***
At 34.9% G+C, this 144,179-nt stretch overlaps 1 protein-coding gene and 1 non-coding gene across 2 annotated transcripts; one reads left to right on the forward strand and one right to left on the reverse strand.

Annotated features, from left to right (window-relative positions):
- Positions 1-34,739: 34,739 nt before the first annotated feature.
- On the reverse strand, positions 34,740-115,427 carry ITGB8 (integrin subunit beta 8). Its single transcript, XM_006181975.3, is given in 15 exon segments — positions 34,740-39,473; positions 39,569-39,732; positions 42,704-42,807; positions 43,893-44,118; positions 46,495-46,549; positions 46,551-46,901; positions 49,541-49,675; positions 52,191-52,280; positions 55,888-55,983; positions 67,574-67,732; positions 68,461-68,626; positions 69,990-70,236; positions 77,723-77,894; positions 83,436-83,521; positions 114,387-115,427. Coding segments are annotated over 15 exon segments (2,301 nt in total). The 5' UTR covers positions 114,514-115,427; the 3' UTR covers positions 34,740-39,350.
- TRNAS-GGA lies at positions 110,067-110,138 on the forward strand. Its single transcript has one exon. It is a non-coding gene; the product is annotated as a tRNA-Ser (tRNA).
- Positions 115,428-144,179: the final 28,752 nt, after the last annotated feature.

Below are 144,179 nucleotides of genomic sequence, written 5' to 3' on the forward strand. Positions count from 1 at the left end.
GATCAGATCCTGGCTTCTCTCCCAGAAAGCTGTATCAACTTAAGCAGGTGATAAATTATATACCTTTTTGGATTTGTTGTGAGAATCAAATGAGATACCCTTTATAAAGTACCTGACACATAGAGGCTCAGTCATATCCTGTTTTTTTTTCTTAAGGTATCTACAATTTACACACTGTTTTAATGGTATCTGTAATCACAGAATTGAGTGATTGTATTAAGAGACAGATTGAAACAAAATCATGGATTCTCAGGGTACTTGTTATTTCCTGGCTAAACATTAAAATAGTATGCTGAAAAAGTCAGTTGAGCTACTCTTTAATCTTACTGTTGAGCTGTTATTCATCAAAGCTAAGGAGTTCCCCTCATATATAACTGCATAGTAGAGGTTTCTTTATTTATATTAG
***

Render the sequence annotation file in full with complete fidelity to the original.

At 34.9% G+C, this 144,179-nt stretch overlaps 1 protein-coding gene and 1 non-coding gene across 2 annotated transcripts; one reads left to right on the forward strand and one right to left on the reverse strand.

Annotated features, from left to right (window-relative positions):
- Positions 1-34,739: 34,739 nt before the first annotated feature.
- On the reverse strand, positions 34,740-115,427 carry ITGB8 (integrin subunit beta 8). Its single transcript, XM_006181975.3, is given in 15 exon segments — positions 34,740-39,473; positions 39,569-39,732; positions 42,704-42,807; positions 43,893-44,118; positions 46,495-46,549; positions 46,551-46,901; positions 49,541-49,675; positions 52,191-52,280; positions 55,888-55,983; positions 67,574-67,732; positions 68,461-68,626; positions 69,990-70,236; positions 77,723-77,894; positions 83,436-83,521; positions 114,387-115,427. Coding segments are annotated over 15 exon segments (2,301 nt in total). The 5' UTR covers positions 114,514-115,427; the 3' UTR covers positions 34,740-39,350.
- TRNAS-GGA lies at positions 110,067-110,138 on the forward strand. Its single transcript has one exon. It is a non-coding gene; the product is annotated as a tRNA-Ser (tRNA).
- Positions 115,428-144,179: the final 28,752 nt, after the last annotated feature.

Below are 144,179 nucleotides of genomic sequence, written 5' to 3' on the forward strand. Positions count from 1 at the left end.
GATCAGATCCTGGCTTCTCTCCCAGAAAGCTGTATCAACTTAAGCAGGTGATAAATTATATACCTTTTTGGATTTGTTGTGAGAATCAAATGAGATACCCTTTATAAAGTACCTGACACATAGAGGCTCAGTCATATCCTGTTTTTTTTTCTTAAGGTATCTACAATTTACACACTGTTTTAATGGTATCTGTAATCACAGAATTGAGTGATTGTATTAAGAGACAGATTGAAACAAAATCATGGATTCTCAGGGTACTTGTTATTTCCTGGCTAAACATTAAAATAGTATGCTGAAAAAGTCAGTTGAGCTACTCTTTAATCTTACTGTTGAGCTGTTATTCATCAAAGCTAAGGAGTTCCCCTCATATATAACTGCATAGTAGAGGTTTCTTTATTTATATTAG